If a publisher has imposed an embargo on a document, it may still be deposited into HAL but the embargo period must be added to the document. The file will be visible as a bibliographic record until the embargo has passed, at which point the file will become visible/accessible.
Example: An article is published online June 19 2019 on the publisher’s website. If they have set an embargo for 6 months after publication, the article will not be visible on HAL until 19 December 2019. Even if the article is deposited before that date, the restriction must be respected and enforced by the depositor.
An author has the right to apply an embargo to any of their unpublished works.
“The Law for a Digital Republic” (« Loi pour une République Numérique »)
This is a summary, not an official translation and any questions must refer directly to the text in French (Loi n°2016-1321 du 7 octobre 2016 (art. 30)).
The text of this law makes clear that if research:
- has been funded at least 50% by the French state, territories, public establishments, national finance agencies, or by funds coming from the European Union,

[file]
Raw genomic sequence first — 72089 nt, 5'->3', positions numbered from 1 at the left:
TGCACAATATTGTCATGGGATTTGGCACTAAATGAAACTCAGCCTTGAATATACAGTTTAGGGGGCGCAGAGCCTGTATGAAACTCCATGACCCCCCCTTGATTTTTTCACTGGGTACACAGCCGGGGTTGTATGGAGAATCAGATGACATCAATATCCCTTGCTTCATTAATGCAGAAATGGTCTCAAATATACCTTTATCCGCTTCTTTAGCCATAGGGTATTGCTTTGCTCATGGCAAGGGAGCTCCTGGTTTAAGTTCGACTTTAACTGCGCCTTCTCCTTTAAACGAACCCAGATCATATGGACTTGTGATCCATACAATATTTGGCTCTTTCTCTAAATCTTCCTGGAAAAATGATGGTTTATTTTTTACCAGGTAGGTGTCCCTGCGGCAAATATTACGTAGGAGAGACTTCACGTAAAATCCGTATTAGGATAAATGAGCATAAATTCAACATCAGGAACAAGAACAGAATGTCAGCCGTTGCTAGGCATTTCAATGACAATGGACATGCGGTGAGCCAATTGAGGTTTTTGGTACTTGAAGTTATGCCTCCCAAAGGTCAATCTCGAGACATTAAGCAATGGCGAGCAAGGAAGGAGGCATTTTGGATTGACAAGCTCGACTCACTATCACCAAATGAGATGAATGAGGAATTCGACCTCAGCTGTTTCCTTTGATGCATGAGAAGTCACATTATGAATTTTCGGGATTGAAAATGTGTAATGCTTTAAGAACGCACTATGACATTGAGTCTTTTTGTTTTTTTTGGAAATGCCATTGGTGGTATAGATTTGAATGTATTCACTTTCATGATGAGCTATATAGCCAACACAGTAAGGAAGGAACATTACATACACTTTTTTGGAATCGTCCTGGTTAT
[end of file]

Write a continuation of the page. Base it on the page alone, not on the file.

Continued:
- and it appears in a review published at least annually, then
the author or authors have the right, with the consent of any coauthors, to deposit the resulting research, in the form of the manuscript accepted by a publisher, into an open archive in a digital form.
This can be done from the moment of publication, if the publisher allows, but a publisher’s embargo cannot last more than six months for a publication in the domain of sciences and no more than 12 months for a publication in the domain of human and social sciences.
You are affected if:
- your research is funded at least 50% by the aforementioned sources
- you publish your results in a review which is released at least once per year
What does this law give the author the right to do? Whatever the contract with a publisher might say, the author can deposit the accepted manuscript of their work into HAL as soon as it has been published:
- without an embargo if the article is freely available on the publisher’s site
- with an embargo of no more than 6 months for the sciences, technology, and medicine, and no more than 12 months for human sciences.
This article is again present in the Code de la Recherche, Article L533-4.
Resources: (in French)
Calimaq, S.I.Lex : Open Access : quelles incidences de la loi « République numérique » ?, blog post, 31/10/2016
Consortium Couperin, FAQ sur la Loi République Numérique